2002 Denver Annual Meeting (October 27-30, 2002)

Paper No. 7
Presentation Time: 3:00 PM


GREB, Stephen F.1, ANDREWS Jr, William M.1, EBLE, Cortland F.1, DIMICHELE, William A.2, CECIL, C. Blaine3 and HOWER, James C.4, (1)Kentucky Geological Survey, Univ of Kentucky, 228 MMRB, Lexington, KY 40506-0107, (2)Smithsonian Institution, National Museum of Natural History, Washington D.C, (3)MS 956, U.S. Geol Survey, Reston, VA 20192, (4)Univ Kentucky, 2540 Research Park Dr, Lexington, KY 40511-8479, greb@kgs.mm.uky.edu

The Colchester, Springfield, and Herrin coal beds of the Illinois Basin are some of the most extensive coals in North America, if not the world. The Colchester covers an area of more than 100,000 km2, the Springfield 73,500 to 81,000 km2, and the Herrin 73,900 km2. Each has correlatives in the Midcontinent, such that their regional extent varies from 116,000 km2 to 200,000 km2. The blue-band parting of the Herrin and correlative coal beds suggests that at least the upper bench of this coal represents an expansive coeval mire across much of its area of occurrence, rather than slightly time-transgressive mires. The Colchester coal is thin, but the Springfield and Herrin coals reach nearly 3 m in thickness.

High ash yields, dominance of vitrinite macerals, and abundant lycopsids suggest that these Desmoinesian coals were deposited in mostly topogenous (ground- and surface-water fed) mires. The only modern mire complexes that are as widespread are northern-latitude mires. In these modern, cold-climate wetlands, the expanse of the mires is attributed to paludification of an expansive intracratonic area, resulting in impeded drainage, seasonal to permanent waterlogging of the impermeable substrates, and peat accumulation. Except for differences in latitude, (paludification in the Desmoinesian occurred in warm tropical climates), such a model seems applicable to the Desmoinesian coal deposits, as the most widespread coal beds are associated with the most widespread paleosols.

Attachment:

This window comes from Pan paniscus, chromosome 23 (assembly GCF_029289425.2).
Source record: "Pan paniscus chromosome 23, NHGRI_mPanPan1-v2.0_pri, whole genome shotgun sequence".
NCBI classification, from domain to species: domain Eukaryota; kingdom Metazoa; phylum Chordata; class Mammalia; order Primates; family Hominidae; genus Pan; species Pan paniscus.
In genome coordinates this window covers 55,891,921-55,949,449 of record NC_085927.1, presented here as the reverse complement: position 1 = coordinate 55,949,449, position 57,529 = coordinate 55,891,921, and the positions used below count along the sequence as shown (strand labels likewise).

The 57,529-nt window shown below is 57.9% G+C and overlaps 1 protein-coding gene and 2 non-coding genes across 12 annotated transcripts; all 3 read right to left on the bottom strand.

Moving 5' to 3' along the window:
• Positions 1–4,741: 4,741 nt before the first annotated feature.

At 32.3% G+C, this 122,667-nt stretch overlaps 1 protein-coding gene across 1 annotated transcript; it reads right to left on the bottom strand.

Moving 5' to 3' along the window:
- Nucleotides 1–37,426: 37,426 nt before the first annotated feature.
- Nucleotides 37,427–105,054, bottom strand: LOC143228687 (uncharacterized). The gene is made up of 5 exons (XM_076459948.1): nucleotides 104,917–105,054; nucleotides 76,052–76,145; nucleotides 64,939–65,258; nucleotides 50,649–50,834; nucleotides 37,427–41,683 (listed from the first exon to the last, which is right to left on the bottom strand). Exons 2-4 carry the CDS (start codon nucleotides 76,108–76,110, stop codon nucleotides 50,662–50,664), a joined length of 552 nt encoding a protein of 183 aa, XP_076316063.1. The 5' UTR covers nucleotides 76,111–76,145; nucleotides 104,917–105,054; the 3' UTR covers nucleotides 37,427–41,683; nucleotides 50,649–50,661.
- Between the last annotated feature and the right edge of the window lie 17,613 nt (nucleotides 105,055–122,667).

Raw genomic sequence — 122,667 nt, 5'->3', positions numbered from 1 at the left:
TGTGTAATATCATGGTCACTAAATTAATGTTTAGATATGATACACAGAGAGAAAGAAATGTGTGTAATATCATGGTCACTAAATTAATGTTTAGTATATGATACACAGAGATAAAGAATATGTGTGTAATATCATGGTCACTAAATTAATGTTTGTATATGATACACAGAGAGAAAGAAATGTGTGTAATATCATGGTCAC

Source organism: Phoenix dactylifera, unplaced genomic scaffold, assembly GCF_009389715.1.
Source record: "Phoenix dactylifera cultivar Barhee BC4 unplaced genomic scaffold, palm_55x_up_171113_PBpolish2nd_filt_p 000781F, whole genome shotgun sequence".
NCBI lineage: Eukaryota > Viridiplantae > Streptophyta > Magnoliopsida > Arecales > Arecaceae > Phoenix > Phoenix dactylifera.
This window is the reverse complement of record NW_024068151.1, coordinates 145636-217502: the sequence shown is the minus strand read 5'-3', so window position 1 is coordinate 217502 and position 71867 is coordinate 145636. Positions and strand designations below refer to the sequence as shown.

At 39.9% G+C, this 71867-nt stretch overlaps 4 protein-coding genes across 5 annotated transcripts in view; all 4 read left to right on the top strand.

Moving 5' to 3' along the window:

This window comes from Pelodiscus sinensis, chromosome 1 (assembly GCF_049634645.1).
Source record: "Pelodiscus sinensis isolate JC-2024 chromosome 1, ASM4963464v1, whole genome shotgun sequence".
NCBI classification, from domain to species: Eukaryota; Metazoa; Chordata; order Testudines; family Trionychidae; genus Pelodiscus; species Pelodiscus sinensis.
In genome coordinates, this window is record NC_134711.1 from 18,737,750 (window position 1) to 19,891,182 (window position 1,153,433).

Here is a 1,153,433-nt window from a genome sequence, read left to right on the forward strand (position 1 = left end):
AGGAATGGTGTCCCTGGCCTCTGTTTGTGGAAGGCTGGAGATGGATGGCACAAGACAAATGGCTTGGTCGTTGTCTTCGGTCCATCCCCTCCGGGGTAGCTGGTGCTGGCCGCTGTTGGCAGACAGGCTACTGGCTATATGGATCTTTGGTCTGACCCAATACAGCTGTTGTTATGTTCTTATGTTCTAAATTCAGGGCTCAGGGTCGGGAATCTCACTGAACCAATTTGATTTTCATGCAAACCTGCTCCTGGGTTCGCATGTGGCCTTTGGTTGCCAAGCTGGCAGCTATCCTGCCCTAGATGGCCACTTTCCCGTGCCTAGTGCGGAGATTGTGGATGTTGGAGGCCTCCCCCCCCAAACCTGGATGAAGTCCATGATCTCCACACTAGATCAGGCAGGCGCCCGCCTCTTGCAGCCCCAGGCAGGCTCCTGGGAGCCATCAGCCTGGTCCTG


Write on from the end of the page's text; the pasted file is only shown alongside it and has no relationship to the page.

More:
Tropical climate settings and eustatic transgressions during optimal cyclothemic conditions of the Late Pennsylvanian also contributed to the thickness of Desmoinesian paleomires. If a compaction ratio of 10:1 is used to interpret original peat thickness, then vast expanses of these peatlands may have been between 13 and 20 m thick. Other factors that contributed to peat thickness and expanse were (1) extremely broad floodplains along large rivers with enough flooding to hydrologically link peatlands and keep them wet, (2) accumulation in a basin surrounded by low relief, which led to minimal sediment input from the rivers, and (3) low rates of tectonic subsidence.